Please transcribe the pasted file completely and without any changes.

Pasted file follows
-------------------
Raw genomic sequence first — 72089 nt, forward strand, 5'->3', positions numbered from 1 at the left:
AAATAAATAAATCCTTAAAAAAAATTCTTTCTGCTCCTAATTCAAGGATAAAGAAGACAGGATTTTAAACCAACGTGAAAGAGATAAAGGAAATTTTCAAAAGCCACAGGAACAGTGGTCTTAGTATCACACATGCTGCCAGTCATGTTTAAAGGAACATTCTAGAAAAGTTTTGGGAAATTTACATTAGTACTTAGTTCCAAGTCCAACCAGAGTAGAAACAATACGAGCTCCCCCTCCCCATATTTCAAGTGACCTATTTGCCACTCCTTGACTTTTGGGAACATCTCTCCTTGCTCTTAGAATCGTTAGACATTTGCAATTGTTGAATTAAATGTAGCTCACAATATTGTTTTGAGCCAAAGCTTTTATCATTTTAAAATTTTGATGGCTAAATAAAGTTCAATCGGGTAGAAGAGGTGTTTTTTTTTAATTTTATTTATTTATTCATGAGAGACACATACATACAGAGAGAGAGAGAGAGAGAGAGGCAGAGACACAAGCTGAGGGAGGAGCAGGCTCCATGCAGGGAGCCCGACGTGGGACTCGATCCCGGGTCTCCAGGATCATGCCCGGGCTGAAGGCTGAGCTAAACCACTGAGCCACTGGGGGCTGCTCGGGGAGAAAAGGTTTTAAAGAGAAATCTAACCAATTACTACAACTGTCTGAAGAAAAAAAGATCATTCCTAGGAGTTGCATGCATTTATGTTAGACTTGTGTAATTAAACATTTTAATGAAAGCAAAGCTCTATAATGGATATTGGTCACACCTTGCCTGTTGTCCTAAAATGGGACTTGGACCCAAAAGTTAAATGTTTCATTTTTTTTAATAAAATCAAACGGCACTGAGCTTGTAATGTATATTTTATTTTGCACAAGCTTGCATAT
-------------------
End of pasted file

Raw genomic sequence first — 72089 nt, forward strand, 5'->3', positions numbered from 1 at the left:
AAATAAATAAATCCTTAAAAAAAATTCTTTCTGCTCCTAATTCAAGGATAAAGAAGACAGGATTTTAAACCAACGTGAAAGAGATAAAGGAAATTTTCAAAAGCCACAGGAACAGTGGTCTTAGTATCACACATGCTGCCAGTCATGTTTAAAGGAACATTCTAGAAAAGTTTTGGGAAATTTACATTAGTACTTAGTTCCAAGTCCAACCAGAGTAGAAACAATACGAGCTCCCCCTCCCCATATTTCAAGTGACCTATTTGCCACTCCTTGACTTTTGGGAACATCTCTCCTTGCTCTTAGAATCGTTAGACATTTGCAATTGTTGAATTAAATGTAGCTCACAATATTGTTTTGAGCCAAAGCTTTTATCATTTTAAAATTTTGATGGCTAAATAAAGTTCAATCGGGTAGAAGAGGTGTTTTTTTTTAATTTTATTTATTTATTCATGAGAGACACATACATACAGAGAGAGAGAGAGAGAGAGAGGCAGAGACACAAGCTGAGGGAGGAGCAGGCTCCATGCAGGGAGCCCGACGTGGGACTCGATCCCGGGTCTCCAGGATCATGCCCGGGCTGAAGGCTGAGCTAAACCACTGAGCCACTGGGGGCTGCTCGGGGAGAAAAGGTTTTAAAGAGAAATCTAACCAATTACTACAACTGTCTGAAGAAAAAAAGATCATTCCTAGGAGTTGCATGCATTTATGTTAGACTTGTGTAATTAAACATTTTAATGAAAGCAAAGCTCTATAATGGATATTGGTCACACCTTGCCTGTTGTCCTAAAATGGGACTTGGACCCAAAAGTTAAATGTTTCATTTTTTTTAATAAAATCAAACGGCACTGAGCTTGTAATGTATATTTTATTTTGCACAAGCTTGCATAT